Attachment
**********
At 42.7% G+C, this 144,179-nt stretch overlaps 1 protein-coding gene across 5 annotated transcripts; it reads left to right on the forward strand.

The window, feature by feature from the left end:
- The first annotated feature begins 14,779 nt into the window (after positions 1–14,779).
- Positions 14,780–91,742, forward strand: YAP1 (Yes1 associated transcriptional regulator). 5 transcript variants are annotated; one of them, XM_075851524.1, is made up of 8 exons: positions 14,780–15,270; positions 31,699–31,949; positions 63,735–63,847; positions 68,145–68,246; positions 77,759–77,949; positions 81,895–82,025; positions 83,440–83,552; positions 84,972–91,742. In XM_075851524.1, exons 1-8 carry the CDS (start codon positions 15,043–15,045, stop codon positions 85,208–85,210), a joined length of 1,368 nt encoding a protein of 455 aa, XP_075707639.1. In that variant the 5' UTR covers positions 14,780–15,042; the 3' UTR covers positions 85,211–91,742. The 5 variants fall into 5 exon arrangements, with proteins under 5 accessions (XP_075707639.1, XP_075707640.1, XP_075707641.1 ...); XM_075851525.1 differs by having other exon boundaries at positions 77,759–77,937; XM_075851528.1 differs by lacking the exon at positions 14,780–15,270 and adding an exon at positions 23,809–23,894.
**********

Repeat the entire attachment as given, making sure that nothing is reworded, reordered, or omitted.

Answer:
At 42.7% G+C, this 144,179-nt stretch overlaps 1 protein-coding gene across 5 annotated transcripts; it reads left to right on the forward strand.

The window, feature by feature from the left end:
- The first annotated feature begins 14,779 nt into the window (after positions 1–14,779).
- Positions 14,780–91,742, forward strand: YAP1 (Yes1 associated transcriptional regulator). 5 transcript variants are annotated; one of them, XM_075851524.1, is made up of 8 exons: positions 14,780–15,270; positions 31,699–31,949; positions 63,735–63,847; positions 68,145–68,246; positions 77,759–77,949; positions 81,895–82,025; positions 83,440–83,552; positions 84,972–91,742. In XM_075851524.1, exons 1-8 carry the CDS (start codon positions 15,043–15,045, stop codon positions 85,208–85,210), a joined length of 1,368 nt encoding a protein of 455 aa, XP_075707639.1. In that variant the 5' UTR covers positions 14,780–15,042; the 3' UTR covers positions 85,211–91,742. The 5 variants fall into 5 exon arrangements, with proteins under 5 accessions (XP_075707639.1, XP_075707640.1, XP_075707641.1 ...); XM_075851525.1 differs by having other exon boundaries at positions 77,759–77,937; XM_075851528.1 differs by lacking the exon at positions 14,780–15,270 and adding an exon at positions 23,809–23,894.